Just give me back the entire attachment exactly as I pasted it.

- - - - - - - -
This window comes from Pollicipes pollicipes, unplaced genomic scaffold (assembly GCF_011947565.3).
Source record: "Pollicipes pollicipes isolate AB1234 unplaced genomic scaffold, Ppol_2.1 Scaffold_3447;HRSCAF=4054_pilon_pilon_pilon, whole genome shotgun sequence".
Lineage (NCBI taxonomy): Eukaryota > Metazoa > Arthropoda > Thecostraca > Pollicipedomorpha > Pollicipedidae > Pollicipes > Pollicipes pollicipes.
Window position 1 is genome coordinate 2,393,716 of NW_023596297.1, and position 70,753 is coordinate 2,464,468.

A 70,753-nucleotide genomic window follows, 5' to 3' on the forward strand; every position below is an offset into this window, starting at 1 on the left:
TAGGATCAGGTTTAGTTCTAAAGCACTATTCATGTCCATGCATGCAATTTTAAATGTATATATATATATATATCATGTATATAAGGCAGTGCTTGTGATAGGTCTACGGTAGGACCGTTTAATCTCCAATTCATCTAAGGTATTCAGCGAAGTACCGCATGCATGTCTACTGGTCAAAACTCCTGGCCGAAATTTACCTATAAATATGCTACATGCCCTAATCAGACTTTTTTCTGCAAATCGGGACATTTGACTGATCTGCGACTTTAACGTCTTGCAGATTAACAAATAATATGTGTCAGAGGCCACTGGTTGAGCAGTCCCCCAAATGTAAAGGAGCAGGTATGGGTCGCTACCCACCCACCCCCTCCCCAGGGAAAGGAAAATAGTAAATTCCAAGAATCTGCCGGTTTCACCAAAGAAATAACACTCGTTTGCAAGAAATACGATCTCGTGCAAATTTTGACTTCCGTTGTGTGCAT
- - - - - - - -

This window comes from Pollicipes pollicipes, unplaced genomic scaffold (assembly GCF_011947565.3).
Source record: "Pollicipes pollicipes isolate AB1234 unplaced genomic scaffold, Ppol_2.1 Scaffold_3447;HRSCAF=4054_pilon_pilon_pilon, whole genome shotgun sequence".
Lineage (NCBI taxonomy): Eukaryota > Metazoa > Arthropoda > Thecostraca > Pollicipedomorpha > Pollicipedidae > Pollicipes > Pollicipes pollicipes.
Window position 1 is genome coordinate 2,393,716 of NW_023596297.1, and position 70,753 is coordinate 2,464,468.

A 70,753-nucleotide genomic window follows, 5' to 3' on the forward strand; every position below is an offset into this window, starting at 1 on the left:
TAGGATCAGGTTTAGTTCTAAAGCACTATTCATGTCCATGCATGCAATTTTAAATGTATATATATATATATATCATGTATATAAGGCAGTGCTTGTGATAGGTCTACGGTAGGACCGTTTAATCTCCAATTCATCTAAGGTATTCAGCGAAGTACCGCATGCATGTCTACTGGTCAAAACTCCTGGCCGAAATTTACCTATAAATATGCTACATGCCCTAATCAGACTTTTTTCTGCAAATCGGGACATTTGACTGATCTGCGACTTTAACGTCTTGCAGATTAACAAATAATATGTGTCAGAGGCCACTGGTTGAGCAGTCCCCCAAATGTAAAGGAGCAGGTATGGGTCGCTACCCACCCACCCCCTCCCCAGGGAAAGGAAAATAGTAAATTCCAAGAATCTGCCGGTTTCACCAAAGAAATAACACTCGTTTGCAAGAAATACGATCTCGTGCAAATTTTGACTTCCGTTGTGTGCAT